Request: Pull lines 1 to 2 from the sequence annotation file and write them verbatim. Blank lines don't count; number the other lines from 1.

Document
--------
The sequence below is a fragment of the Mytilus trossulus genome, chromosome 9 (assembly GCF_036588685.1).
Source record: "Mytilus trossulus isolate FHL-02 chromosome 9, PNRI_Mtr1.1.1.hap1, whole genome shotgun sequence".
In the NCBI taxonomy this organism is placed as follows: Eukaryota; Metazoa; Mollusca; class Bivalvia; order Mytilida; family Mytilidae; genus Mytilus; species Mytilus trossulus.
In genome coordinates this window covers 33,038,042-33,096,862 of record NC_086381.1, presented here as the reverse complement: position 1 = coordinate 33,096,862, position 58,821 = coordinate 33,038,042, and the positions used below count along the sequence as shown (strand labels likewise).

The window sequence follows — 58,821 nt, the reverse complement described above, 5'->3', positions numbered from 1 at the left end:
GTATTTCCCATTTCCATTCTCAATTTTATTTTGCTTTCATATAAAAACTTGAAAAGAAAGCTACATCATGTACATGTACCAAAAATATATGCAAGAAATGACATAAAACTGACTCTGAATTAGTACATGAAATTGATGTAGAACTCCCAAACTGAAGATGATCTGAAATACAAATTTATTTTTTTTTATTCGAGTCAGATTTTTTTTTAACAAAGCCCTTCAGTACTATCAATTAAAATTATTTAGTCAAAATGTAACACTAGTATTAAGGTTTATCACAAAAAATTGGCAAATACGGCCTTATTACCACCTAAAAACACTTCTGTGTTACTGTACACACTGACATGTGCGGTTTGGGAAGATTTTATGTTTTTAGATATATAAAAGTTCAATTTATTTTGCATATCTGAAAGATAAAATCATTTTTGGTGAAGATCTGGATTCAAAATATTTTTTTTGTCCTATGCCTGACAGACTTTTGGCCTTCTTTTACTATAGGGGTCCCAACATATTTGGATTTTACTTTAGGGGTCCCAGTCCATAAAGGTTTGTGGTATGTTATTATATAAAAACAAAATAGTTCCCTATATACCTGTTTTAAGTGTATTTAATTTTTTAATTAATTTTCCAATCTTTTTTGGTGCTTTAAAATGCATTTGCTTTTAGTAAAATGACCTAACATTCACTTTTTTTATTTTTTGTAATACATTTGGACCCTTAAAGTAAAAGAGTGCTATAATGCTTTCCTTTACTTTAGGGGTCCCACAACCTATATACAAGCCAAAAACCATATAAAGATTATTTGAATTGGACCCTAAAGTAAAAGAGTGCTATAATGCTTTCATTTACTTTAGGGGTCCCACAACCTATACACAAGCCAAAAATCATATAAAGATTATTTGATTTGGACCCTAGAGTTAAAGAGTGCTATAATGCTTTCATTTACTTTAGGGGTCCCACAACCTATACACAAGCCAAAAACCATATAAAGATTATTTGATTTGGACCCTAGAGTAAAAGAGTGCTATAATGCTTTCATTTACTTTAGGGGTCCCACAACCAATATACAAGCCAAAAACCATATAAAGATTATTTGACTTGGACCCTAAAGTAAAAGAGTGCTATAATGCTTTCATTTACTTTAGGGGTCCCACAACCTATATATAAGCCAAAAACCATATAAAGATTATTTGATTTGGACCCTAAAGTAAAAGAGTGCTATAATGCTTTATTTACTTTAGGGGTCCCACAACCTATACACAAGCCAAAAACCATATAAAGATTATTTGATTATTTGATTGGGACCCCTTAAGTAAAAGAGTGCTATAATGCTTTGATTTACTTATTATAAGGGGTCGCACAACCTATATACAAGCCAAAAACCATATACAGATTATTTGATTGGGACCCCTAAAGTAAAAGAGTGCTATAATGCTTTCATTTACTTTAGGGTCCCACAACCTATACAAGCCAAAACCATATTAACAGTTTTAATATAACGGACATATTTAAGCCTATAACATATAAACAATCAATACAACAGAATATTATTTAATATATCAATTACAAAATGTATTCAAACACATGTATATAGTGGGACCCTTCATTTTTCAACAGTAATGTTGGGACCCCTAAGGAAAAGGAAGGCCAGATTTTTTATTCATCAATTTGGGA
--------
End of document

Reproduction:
The sequence below is a fragment of the Mytilus trossulus genome, chromosome 9 (assembly GCF_036588685.1).
Source record: "Mytilus trossulus isolate FHL-02 chromosome 9, PNRI_Mtr1.1.1.hap1, whole genome shotgun sequence".